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This book develops and applies a unifying framework for the analysis of taxation and related subjects in public economics. Its two central features are explicit attention to the social objective of welfare maximization and direct examination of how various government instruments should be orchestrated to achieve that objective. Consistent application of this approach solidifies and extends some familiar results and intuitions, overcomes seemingly intractable obstacles regarding other issues, and overturns several important settled understandings.
Mirrlees (1971), although most remembered for pathbreaking technical analysis of optimal nonlinear income taxation, also provides the seminal modern articulation of this research agenda. Concerns about distribution and distortion and the tradeoff between them, the key issues in his article, arise in connection with many topics in public economics, ranging from all forms of taxation to public goods and the regulation of externalities to social insurance. Nevertheless, literatures vary widely in the extent to which analysis is related to a social welfare function and connected to the backbone of modern fiscal systems: some form of labor income taxation (or consumption taxation equivalents). Even though optimal income tax writing has hewed closely to the course of inquiry suggested by Mirrlees and adopted here, work on the taxation of capital income, transfer programs, public goods, regulation, social insurance, and other subjects often has not done so, and research on other topics such as transfer (estate and gift) taxation and the tax treatment of different family units only rarely attempts the necessary linkages.
It is worth pausing to emphasize the pivotal role of the income tax in studying different types of taxation and many other problems in public economics. The truism that the optimal use of any policy instrument generally depends on what other ones are feasible is particularly apt when one of the available instruments is the income tax. Consider optimal commodity taxation, explored more fully in chapter 6. The familiar Ramsey (1927) result for the basic case with no demand interdependencies is that commodity tax rates should vary inversely with own-demand elasticities; if heterogeneity is introduced so that income distribution matters, luxuries should be taxed more heavily than necessities, ceteris paribus. But these results assume that no income tax is feasible. When an income tax is employed and set optimally, Atkinson and Stiglitz (1976) show that, with weak labor separability in the utility function, no differentiation in commodity tax rates is optimal; indeed, this is so regardless of own-price elasticities and income elasticities. Yet much research ignores the income tax—presumably due to the complexity of optimal income tax analysis—and builds models like Ramsey’s, which may well yield conclusions that are inapplicable to an economy with income taxation, such as most developed economies today.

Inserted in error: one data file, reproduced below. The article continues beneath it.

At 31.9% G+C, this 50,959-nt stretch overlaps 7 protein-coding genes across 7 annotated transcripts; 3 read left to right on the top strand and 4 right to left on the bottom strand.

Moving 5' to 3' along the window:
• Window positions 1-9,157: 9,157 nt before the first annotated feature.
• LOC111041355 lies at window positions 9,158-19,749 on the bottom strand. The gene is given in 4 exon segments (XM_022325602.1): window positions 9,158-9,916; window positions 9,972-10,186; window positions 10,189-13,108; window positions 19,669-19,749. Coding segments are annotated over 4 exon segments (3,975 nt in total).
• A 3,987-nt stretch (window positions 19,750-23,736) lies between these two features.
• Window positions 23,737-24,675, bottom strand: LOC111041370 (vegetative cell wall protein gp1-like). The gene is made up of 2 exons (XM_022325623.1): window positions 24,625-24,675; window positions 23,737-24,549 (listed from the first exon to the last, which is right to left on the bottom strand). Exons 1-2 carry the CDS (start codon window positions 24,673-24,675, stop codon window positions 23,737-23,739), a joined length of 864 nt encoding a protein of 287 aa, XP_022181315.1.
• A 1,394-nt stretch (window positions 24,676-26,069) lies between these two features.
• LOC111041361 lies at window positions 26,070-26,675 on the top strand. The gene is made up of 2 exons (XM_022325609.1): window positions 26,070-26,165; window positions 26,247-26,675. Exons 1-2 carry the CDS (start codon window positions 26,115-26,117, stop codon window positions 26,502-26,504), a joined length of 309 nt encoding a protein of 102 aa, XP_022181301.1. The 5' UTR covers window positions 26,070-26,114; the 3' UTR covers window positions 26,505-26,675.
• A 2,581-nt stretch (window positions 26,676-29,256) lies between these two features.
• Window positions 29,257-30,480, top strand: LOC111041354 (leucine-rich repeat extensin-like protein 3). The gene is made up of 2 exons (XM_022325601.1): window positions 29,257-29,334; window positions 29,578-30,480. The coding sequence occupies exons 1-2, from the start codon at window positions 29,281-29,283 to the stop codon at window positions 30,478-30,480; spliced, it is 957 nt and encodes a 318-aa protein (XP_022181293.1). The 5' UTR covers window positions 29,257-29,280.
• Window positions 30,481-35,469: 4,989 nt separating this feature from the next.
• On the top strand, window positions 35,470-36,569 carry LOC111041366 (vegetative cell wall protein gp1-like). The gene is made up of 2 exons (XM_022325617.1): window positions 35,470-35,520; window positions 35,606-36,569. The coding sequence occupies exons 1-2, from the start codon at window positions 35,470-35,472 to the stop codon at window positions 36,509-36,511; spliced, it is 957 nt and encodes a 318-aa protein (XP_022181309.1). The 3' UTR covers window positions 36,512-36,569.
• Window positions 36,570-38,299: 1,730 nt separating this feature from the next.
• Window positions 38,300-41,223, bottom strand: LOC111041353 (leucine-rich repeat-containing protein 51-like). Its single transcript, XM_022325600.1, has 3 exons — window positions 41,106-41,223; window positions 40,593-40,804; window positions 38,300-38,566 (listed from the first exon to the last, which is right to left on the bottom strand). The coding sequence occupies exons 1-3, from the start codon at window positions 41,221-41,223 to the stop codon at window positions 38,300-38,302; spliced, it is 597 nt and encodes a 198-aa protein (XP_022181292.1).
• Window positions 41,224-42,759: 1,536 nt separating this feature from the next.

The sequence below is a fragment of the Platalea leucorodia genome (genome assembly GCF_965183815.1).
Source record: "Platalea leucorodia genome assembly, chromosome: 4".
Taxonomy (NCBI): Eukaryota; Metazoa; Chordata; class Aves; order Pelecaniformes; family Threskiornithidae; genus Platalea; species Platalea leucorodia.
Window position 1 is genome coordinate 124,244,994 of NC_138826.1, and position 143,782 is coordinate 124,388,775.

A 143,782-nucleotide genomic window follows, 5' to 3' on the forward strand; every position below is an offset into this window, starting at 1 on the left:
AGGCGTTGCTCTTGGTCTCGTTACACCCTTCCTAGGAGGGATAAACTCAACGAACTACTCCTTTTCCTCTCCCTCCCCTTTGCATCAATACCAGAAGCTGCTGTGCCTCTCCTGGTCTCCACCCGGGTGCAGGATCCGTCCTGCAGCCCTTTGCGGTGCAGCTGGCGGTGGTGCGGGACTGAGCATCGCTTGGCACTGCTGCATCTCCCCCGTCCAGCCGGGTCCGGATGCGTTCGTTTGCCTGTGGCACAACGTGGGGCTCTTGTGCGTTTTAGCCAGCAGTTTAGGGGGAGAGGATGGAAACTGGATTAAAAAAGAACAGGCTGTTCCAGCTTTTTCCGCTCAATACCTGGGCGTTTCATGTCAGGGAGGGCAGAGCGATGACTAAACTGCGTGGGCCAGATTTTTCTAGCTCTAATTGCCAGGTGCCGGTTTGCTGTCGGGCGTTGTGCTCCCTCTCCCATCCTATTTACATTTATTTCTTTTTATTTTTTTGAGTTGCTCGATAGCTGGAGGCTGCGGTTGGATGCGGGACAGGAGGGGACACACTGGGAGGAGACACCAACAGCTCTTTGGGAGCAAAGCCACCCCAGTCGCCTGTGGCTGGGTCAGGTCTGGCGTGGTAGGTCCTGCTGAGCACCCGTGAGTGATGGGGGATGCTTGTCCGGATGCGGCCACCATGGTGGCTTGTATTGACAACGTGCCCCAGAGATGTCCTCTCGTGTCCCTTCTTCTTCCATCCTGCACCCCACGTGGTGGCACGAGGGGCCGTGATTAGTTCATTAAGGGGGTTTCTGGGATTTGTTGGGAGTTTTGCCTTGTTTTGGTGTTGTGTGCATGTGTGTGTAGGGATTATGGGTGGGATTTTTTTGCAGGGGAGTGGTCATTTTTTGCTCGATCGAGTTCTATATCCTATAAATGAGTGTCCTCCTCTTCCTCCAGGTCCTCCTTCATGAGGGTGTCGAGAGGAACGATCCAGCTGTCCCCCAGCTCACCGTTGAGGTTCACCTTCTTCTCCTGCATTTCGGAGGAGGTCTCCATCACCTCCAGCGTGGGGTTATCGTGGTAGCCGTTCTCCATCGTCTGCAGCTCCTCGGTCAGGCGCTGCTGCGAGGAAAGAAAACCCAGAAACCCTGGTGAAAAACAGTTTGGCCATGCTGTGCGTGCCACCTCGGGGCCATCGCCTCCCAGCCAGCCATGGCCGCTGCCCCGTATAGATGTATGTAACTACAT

This book relates the analysis of all of its subjects to the income tax and attends to how both distribution and distortion influence social welfare. In many settings, it proves useful to accomplish this mission by employing a procedure that constructs distribution-neutral (and revenue-neutral) reform packages. Specifically, the income tax is adjusted to offset the distributive incidence of the modification to the policy instrument directly under consideration, whether it be commodity taxation, transfer taxation, public goods provision, or some means of regulating externalities. This method disregards neither the income tax nor important aspects of social welfare. Yet the complexities of optimal income tax analysis are largely moot because the initial income tax need not be optimal and the optimum need not be determined in order to implement this procedure. Moreover, as will now be explained, many second-best complications are successfully moved into the background.
When the entire reform package is distribution neutral, it obviously is appropriate to ignore distributive effects since there are none. Furthermore, distribution-neutral reform packages will be shown to have no effect on labor supply in a benchmark case, indeed, in the same case of weak labor separability noted by Atkinson and Stiglitz (1976). In other words, under the proposed approach both distribution and labor supply—the elements of the tradeoff at the heart of the optimal income tax problem—can legitimately be set to the side. As a consequence, all that remains to examine are what may be viewed as the distinctive effects of the original policy instrument under consideration. These effects may accordingly be assessed on efficiency grounds alone because any standard social welfare function will favor a reform package that increases efficiency while leaving distribution unaffected.
In this setting, it is correct to follow simple fi rst-best commands like the Samuelson cost-benefit test, the Pigouvian prescription to set pollution taxes and subsidies equal to marginal external costs and benefits, and public sector pricing at marginal cost. This is so (subject to qualifications that will be explored) despite second-best concerns about distribution and labor supply distortion that have occupied increasingly complicated literatures, work that often does not incorporate the income tax and that frequently attends only to distribution or only to distortion—which is quite dangerous given the inevitable tradeoff between the two and, relatedly, the failure to apply a social welfare function. By comparison, the method adopted here enables analysis that is more streamlined and intuitive and, at the same time, more rigorous and reliable.